Great, established actors always make moviegoing more pleasurable and rewarding. But an even finer pleasure is that of spotting new, exciting, young actors and watching them grow. Anton Yelchin, who died Sunday at age 27, was one of those. You might have seen him, as a teenager, in small roles on television in the early to mid 2000s, in shows like The Practice and NYPD Blue. Even before that, as a child actor, he gave a lovely, uncontrived performance in Scott Hicks’ supernatural drama Hearts in Atlantis (2001), as an 11-year-old boy who’s befriended by an enigmatic loner, played by Anthony Hopkins.
It’s heartbreaking to look at that movie just now, to see how Yelchin, even as a kid, knew how much an actor can give by holding back: So many child actors chomp down hard, but even in that early role, Yelchin already held the secret to being breezy and serious at once. Processing the news of his death is just too sad: Instead, let’s approach his IMDb profile with the joy and wonder it deserves. Because even within the context of a tragically abbreviated career, the range of roles, and challenges, Yelchin accepted is astonishing.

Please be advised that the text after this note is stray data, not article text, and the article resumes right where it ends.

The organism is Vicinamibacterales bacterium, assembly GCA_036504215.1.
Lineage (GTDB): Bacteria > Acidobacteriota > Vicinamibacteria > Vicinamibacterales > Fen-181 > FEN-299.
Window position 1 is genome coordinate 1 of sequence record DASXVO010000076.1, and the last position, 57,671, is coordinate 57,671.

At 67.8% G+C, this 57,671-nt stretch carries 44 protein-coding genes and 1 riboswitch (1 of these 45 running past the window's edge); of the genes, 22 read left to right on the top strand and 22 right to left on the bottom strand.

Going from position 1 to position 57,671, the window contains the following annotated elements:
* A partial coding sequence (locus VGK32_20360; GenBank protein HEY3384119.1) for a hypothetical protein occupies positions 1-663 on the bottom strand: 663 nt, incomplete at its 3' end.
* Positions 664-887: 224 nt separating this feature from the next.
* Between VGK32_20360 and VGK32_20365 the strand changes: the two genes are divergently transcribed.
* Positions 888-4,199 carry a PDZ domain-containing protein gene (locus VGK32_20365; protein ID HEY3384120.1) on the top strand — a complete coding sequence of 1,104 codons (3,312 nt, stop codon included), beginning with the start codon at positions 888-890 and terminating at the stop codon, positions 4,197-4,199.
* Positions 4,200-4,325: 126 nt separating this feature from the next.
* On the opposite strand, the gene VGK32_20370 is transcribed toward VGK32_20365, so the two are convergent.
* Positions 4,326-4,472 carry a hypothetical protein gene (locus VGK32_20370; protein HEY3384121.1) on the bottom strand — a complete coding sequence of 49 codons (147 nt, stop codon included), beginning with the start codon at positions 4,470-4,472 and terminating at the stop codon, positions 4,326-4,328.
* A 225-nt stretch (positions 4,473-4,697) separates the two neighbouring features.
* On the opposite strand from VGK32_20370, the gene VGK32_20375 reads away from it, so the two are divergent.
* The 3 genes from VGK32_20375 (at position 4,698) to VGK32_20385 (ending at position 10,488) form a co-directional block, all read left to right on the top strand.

Yelchin had come to America as an infant from Russia. His parents were figure-skating champions, and he had said that he might have become a skater, too, except he showed no aptitude for the sport. He was as graceful as a skater, though, both physically and in terms of what he could do with a role—as an actor he could pull off the equivalent of a triple axel and never show any strain. He could make a mediocre picture, like Nick Cassavetes’ 2006 Alpha Dog, worth watching—just by entering a scene, he’d bring light with him. And in terrific movies with strong ensembles, like Jim Jarmusch’s 2013 Only Lovers Left Alive, he had a way of standing out, subtly, even as he opened up space for the performers around him. It can take actors years to learn how to be that open and fluid (and some never do).